Pennsylvania Superior Court Looks to Electronic Media Precedent to Adopt a Standard for Authenticating Social Media Posts
June 1, 2018
Pennsylvania Bar Association
Types : Bylined Articles
This post was co-authored by Michael C. Witsch and Robert H. Bender, associates in the firm’s Business Litigation and Products Liability practice group.
On March 15, 2018, as a matter of first impression, a unanimous panel of the Superior Court of Pennsylvania looked largely to other decisions of that court and to the Pennsylvania Rules of Evidence to adopt a standard for authenticating social media posts for use as evidence. In Commonwealth v. Mangel, __ A.3d __ (Pa. Super. 2018), the three judge panel affirmed an Erie County trial court’s decision to bar the introduction of Facebook posts and messages from an account allegedly owned by Tyler Mangel, who had been charged with aggravated and simple assault, as well as harassment, growing out of a fight at a party in 2016. The Court held that the trial court had appropriately looked to the Superior Court’s decision in Commonwealth v. Koch, 39 A.3d 996, 1005 (Pa. Super. 2011), aff’d by an equally divided court, 106 A.3d 705 (Pa. 2014), for guidance and as controlling legal precedent in Pennsylvania for the authentication of electronic communications to hold that such requirements apply to social media posts. The Mangel Court interpreted Koch as requiring a proponent of social media posts as evidence to provide direct or circumstantial evidence that the defendant in fact authored those posts.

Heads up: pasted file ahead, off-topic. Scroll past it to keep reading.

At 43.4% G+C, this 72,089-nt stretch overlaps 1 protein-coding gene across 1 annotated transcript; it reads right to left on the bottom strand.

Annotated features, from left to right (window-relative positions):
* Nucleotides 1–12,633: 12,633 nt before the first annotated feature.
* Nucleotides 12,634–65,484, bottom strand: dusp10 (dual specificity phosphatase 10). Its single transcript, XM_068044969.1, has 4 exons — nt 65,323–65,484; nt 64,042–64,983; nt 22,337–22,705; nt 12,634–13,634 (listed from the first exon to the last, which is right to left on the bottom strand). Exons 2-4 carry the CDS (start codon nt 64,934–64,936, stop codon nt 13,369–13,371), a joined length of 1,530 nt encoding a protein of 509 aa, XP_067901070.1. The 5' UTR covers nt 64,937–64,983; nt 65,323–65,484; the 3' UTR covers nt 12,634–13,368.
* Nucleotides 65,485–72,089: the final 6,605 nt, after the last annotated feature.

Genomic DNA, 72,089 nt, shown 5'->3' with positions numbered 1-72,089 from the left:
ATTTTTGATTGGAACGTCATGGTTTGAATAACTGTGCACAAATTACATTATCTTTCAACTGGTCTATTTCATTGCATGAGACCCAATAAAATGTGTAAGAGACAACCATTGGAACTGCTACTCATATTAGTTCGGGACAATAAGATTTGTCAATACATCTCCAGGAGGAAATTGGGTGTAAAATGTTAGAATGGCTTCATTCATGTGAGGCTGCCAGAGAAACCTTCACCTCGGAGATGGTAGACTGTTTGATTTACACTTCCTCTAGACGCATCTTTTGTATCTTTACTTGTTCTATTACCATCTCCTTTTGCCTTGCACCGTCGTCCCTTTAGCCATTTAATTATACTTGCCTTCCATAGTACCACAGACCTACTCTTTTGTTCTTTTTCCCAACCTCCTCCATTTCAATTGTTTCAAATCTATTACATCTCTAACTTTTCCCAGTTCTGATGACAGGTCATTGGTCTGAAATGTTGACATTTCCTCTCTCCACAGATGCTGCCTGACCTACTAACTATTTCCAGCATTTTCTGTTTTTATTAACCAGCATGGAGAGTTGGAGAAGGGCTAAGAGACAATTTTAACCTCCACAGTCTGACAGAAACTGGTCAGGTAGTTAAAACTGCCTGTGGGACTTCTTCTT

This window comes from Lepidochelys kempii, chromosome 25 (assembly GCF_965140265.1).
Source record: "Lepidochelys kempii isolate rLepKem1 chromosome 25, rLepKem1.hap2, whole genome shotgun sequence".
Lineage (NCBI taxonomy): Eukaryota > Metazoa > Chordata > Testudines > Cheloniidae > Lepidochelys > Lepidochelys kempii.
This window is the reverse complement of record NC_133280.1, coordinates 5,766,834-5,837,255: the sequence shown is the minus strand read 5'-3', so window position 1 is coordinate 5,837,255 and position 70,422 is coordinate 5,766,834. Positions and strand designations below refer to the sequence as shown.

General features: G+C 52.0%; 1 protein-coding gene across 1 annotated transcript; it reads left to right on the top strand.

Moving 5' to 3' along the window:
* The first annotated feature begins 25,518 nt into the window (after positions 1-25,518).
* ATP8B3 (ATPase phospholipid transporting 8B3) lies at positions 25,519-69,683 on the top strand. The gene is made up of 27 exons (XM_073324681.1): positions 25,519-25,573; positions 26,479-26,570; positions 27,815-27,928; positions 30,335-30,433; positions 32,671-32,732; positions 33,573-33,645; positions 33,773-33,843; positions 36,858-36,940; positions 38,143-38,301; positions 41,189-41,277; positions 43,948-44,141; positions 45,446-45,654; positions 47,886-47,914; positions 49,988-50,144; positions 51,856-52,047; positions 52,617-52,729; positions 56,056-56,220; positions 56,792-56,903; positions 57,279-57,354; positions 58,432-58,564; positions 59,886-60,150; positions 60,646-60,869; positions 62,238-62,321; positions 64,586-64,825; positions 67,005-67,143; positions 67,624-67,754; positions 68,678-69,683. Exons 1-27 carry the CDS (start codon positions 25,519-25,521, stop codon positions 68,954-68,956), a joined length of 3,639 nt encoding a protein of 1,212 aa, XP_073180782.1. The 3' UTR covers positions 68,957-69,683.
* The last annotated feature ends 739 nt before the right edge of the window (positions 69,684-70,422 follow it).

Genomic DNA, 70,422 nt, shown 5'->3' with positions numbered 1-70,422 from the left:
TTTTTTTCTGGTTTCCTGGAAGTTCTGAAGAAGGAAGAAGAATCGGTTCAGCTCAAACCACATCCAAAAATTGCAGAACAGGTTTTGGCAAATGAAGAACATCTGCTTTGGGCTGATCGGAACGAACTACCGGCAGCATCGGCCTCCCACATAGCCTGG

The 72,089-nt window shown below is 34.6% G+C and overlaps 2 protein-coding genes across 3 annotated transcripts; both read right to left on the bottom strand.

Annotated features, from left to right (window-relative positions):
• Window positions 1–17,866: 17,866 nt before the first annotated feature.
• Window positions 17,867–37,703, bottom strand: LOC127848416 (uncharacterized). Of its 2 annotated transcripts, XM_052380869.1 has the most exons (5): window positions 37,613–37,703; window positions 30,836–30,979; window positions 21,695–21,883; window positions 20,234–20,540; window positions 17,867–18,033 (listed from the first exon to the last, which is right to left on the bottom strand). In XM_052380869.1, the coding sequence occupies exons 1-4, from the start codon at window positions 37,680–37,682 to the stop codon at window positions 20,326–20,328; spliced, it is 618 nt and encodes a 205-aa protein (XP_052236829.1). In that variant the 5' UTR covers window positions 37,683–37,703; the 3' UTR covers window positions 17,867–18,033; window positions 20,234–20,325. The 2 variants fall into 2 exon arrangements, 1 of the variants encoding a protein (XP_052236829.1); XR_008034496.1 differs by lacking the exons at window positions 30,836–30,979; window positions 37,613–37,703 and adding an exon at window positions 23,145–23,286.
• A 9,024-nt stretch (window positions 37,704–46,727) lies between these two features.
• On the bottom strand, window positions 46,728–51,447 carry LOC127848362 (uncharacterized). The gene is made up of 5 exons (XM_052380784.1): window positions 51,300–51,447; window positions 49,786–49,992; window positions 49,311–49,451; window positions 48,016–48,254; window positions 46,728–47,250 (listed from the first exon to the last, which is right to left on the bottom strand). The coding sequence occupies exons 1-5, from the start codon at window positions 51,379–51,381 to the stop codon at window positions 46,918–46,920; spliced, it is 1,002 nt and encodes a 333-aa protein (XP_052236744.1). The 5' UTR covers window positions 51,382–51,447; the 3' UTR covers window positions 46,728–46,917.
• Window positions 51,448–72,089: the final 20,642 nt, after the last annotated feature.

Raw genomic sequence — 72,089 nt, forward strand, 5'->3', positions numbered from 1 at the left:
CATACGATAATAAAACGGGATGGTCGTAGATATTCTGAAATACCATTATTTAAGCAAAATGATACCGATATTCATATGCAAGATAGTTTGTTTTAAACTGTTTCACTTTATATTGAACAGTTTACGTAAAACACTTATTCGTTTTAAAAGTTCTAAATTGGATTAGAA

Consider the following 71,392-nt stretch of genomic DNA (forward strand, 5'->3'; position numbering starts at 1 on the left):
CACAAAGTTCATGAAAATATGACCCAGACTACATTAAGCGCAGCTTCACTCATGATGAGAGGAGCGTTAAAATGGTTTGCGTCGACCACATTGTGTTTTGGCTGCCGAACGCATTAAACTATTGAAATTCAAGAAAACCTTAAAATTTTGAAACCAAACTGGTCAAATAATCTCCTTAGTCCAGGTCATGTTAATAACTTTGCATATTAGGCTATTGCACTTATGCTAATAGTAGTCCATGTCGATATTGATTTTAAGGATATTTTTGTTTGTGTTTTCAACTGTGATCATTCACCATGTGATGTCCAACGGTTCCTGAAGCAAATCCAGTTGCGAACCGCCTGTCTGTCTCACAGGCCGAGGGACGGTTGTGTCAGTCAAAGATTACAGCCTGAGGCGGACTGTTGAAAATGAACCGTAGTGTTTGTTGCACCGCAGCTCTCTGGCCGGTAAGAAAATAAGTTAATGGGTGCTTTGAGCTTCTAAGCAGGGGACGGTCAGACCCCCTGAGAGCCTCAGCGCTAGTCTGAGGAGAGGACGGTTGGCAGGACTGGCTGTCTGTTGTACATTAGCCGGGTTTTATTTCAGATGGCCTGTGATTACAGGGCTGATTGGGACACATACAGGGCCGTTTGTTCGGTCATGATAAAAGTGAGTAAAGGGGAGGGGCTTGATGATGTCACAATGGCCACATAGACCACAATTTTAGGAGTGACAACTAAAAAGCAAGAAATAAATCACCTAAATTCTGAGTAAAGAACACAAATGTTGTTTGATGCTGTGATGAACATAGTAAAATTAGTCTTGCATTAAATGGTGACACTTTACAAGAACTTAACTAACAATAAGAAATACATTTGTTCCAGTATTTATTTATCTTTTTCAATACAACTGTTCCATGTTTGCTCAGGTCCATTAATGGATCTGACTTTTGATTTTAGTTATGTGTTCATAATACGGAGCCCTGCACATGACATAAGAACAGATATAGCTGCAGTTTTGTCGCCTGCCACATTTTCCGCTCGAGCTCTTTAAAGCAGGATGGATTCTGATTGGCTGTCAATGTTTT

To view the article in the June Edition of the Pennslyvania Bar Association’s Pennsylvania Family Lawyer, click here.
The original article is available on our White Collar Alert blog in March.
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